Every Person You'll Meet in High School, Summed Up in a Single Sentence
Thy glass will show thee how thy beauties wear,
Thy dial how thy precious minutes waste;
The vacant leaves thy mind’s impr'nt will bear,
And of this book this learning mayst thou taste:
The wrinkles which thy glass will truly show
Of mouthèd graves will give thee memory;
Thou by thy dial’s shady stealth mayst know
Time’s thievish progress to eternity.
Look what thy memory cannot contain,
Commit to these waste blanks, and thou shalt find
Those children nursed, delivered from thy brain,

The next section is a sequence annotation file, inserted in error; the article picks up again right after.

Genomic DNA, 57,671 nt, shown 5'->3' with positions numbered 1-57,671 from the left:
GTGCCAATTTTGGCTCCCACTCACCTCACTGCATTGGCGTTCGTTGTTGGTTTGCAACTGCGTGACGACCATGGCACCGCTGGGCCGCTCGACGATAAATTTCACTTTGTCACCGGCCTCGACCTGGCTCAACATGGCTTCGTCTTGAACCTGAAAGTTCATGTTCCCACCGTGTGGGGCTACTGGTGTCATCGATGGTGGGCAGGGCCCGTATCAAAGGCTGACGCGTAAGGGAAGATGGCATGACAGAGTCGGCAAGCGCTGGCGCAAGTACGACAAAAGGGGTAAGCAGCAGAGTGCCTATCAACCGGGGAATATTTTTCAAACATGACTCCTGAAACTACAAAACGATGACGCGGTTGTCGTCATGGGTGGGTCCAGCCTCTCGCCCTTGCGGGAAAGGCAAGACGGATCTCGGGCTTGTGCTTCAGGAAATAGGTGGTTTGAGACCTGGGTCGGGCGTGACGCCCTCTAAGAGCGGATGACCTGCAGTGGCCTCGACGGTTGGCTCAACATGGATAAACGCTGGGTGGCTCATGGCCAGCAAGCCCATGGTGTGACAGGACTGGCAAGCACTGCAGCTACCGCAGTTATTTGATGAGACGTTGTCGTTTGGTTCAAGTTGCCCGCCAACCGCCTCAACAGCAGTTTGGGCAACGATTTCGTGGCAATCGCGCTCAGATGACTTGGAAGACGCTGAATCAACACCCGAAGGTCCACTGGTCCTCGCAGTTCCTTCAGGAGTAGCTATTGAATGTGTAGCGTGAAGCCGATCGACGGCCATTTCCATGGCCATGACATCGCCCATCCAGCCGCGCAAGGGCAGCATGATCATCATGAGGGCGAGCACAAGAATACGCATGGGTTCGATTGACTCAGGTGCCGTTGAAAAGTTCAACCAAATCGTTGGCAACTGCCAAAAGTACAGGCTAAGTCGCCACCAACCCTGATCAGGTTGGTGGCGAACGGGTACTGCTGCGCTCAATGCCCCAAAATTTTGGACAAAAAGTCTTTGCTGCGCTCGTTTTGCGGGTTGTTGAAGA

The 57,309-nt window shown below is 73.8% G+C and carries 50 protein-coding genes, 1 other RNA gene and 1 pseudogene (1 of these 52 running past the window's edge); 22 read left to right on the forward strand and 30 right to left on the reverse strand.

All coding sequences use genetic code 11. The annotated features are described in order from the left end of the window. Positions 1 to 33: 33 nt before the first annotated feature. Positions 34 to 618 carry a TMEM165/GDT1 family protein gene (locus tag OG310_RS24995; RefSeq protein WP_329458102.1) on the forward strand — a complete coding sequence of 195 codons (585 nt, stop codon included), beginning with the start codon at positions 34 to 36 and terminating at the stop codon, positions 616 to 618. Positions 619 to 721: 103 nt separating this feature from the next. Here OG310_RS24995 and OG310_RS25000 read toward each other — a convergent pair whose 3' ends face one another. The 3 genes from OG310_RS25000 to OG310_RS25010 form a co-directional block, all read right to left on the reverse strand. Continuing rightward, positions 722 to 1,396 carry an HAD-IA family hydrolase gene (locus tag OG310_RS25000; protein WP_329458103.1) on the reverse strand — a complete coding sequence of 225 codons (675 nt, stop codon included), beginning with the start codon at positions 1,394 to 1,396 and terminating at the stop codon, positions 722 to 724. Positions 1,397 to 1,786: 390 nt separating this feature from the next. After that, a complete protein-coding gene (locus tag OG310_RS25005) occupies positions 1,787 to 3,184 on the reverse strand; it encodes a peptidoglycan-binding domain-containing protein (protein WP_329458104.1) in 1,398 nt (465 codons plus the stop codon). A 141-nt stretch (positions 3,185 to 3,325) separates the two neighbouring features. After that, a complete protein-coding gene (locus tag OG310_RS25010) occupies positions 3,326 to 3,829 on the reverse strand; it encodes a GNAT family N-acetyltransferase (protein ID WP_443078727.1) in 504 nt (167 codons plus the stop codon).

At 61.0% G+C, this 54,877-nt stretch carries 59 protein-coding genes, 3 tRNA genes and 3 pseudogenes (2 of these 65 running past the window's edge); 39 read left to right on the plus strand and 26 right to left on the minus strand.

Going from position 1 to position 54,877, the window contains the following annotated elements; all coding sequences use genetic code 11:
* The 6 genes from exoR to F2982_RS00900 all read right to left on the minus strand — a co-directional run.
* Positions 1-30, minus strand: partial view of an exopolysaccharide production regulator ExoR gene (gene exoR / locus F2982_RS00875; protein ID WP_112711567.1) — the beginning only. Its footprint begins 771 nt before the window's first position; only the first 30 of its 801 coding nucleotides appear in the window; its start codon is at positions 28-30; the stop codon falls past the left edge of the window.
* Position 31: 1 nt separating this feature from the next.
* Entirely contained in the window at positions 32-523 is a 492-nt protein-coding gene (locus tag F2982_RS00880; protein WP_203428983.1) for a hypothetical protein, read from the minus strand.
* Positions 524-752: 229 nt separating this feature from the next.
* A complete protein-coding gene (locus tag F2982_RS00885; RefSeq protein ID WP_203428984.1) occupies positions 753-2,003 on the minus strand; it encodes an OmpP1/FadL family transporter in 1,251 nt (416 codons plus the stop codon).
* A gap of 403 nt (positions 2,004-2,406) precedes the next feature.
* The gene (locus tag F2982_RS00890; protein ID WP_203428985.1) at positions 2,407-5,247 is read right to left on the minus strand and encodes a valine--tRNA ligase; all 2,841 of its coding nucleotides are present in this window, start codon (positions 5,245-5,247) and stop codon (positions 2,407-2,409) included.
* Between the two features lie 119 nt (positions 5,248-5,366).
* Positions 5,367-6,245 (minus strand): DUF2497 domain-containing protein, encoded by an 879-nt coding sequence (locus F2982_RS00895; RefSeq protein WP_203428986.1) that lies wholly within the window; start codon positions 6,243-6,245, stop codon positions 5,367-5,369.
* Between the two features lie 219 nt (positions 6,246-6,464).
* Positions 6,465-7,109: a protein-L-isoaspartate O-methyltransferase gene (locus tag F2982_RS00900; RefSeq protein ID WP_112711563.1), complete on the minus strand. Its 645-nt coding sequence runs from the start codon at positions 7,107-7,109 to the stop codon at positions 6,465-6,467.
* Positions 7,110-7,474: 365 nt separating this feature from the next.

To take a new acquaintance of thy mind.
These offices, so oft as thou wilt look,
Shall profit thee and much enrich thy book.
Your mirror will show you how your beauty is wearing away; your clock how your precious minutes are slipping away; the pages of this blank notebook will record your thoughts; and you may learn the following things from those thoughts: The wrinkles that your mirror will show you will remind you of open graves. By the hands of your clock, you’ll learn how time keeps stealing away to eternity. Write down whatever you can’t remember on these blank pages, and later, when you encounter those thoughts again, the children of your brain, they’ll have grown up, nourished by your continued reflection. They’ll be like a new acquaintance. Doing these things often—looking in the mirror and at the clock, and writing in the book—will benefit you and greatly enrich your book.